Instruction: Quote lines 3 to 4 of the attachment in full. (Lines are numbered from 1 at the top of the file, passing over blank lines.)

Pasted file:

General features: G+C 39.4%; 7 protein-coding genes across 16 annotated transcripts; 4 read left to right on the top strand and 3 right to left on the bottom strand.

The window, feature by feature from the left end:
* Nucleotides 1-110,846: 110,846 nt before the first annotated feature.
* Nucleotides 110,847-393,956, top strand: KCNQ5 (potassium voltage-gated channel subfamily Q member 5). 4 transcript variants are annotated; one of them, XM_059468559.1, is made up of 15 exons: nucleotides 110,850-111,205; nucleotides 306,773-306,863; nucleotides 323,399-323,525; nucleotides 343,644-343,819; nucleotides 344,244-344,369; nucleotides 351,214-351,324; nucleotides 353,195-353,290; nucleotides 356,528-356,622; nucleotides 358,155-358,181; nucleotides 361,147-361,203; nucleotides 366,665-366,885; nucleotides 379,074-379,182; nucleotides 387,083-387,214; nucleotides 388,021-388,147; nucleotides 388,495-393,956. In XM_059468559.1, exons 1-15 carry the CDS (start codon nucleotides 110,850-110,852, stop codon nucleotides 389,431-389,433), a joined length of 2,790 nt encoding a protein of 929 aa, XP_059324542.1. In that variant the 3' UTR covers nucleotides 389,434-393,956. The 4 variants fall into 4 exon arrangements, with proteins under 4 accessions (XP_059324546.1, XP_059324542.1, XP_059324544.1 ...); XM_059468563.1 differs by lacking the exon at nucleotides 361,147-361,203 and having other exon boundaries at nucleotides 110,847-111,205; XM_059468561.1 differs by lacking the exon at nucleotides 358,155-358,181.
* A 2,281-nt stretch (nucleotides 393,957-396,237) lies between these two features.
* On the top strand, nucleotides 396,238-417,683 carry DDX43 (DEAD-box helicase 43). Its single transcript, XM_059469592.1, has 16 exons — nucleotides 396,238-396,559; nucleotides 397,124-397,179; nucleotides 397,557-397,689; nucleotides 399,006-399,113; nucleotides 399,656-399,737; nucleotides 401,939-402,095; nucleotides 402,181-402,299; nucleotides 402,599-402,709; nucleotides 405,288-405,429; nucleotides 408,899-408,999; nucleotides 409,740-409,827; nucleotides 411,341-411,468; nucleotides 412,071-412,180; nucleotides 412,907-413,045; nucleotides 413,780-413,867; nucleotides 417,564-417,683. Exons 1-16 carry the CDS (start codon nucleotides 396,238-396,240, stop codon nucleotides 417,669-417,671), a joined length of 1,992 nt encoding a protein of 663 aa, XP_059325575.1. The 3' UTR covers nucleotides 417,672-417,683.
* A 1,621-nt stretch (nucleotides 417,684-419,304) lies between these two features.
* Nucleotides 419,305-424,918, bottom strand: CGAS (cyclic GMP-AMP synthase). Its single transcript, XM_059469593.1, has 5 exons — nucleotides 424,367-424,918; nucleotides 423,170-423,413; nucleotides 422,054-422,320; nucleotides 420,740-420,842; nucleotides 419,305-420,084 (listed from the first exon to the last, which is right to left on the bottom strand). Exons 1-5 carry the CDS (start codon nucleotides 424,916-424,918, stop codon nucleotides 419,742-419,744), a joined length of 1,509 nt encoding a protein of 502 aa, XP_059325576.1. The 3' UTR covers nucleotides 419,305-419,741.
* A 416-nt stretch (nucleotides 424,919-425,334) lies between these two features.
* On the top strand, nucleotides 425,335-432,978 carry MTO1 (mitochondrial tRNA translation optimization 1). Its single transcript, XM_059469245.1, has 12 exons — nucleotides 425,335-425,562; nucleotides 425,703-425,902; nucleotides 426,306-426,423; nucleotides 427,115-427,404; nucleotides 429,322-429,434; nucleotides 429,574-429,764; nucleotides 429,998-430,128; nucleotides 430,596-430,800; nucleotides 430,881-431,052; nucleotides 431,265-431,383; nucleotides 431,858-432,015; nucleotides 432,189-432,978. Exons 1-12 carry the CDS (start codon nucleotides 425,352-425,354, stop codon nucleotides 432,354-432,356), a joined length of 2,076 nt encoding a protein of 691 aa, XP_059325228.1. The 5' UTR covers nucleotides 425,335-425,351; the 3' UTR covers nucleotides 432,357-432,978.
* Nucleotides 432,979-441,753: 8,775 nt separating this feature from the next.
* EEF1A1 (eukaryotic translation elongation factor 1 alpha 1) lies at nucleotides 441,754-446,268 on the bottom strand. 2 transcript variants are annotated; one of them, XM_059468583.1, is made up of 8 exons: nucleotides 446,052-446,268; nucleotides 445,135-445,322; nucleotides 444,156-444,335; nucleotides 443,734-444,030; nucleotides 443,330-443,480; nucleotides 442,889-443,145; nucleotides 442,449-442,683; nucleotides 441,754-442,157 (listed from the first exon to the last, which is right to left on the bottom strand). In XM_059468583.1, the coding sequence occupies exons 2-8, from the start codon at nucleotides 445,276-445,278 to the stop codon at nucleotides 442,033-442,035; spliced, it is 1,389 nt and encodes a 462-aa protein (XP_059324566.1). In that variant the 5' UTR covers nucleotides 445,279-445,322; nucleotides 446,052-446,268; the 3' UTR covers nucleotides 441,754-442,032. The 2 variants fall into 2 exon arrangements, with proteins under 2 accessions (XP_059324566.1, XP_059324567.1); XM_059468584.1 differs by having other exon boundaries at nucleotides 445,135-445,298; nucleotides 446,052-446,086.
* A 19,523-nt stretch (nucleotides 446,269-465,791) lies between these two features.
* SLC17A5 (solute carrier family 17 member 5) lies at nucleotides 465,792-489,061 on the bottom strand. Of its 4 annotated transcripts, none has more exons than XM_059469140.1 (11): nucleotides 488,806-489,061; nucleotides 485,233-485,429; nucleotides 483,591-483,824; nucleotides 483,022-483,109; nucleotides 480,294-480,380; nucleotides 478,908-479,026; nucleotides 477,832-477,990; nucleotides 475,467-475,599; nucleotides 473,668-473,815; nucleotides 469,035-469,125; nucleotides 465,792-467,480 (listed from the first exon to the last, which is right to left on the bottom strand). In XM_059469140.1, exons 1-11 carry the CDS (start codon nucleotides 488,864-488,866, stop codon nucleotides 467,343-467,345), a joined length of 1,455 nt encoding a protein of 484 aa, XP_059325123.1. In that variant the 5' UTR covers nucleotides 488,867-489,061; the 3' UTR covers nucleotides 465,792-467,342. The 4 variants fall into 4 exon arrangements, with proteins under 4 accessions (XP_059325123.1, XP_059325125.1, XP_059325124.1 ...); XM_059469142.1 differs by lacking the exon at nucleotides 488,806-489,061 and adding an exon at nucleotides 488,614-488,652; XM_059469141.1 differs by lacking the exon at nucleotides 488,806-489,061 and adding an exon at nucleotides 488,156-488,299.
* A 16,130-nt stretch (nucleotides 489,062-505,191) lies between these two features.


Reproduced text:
* Nucleotides 1-110,846: 110,846 nt before the first annotated feature.
* Nucleotides 110,847-393,956, top strand: KCNQ5 (potassium voltage-gated channel subfamily Q member 5). 4 transcript variants are annotated; one of them, XM_059468559.1, is made up of 15 exons: nucleotides 110,850-111,205; nucleotides 306,773-306,863; nucleotides 323,399-323,525; nucleotides 343,644-343,819; nucleotides 344,244-344,369; nucleotides 351,214-351,324; nucleotides 353,195-353,290; nucleotides 356,528-356,622; nucleotides 358,155-358,181; nucleotides 361,147-361,203; nucleotides 366,665-366,885; nucleotides 379,074-379,182; nucleotides 387,083-387,214; nucleotides 388,021-388,147; nucleotides 388,495-393,956. In XM_059468559.1, exons 1-15 carry the CDS (start codon nucleotides 110,850-110,852, stop codon nucleotides 389,431-389,433), a joined length of 2,790 nt encoding a protein of 929 aa, XP_059324542.1. In that variant the 3' UTR covers nucleotides 389,434-393,956. The 4 variants fall into 4 exon arrangements, with proteins under 4 accessions (XP_059324546.1, XP_059324542.1, XP_059324544.1 ...); XM_059468563.1 differs by lacking the exon at nucleotides 361,147-361,203 and having other exon boundaries at nucleotides 110,847-111,205; XM_059468561.1 differs by lacking the exon at nucleotides 358,155-358,181.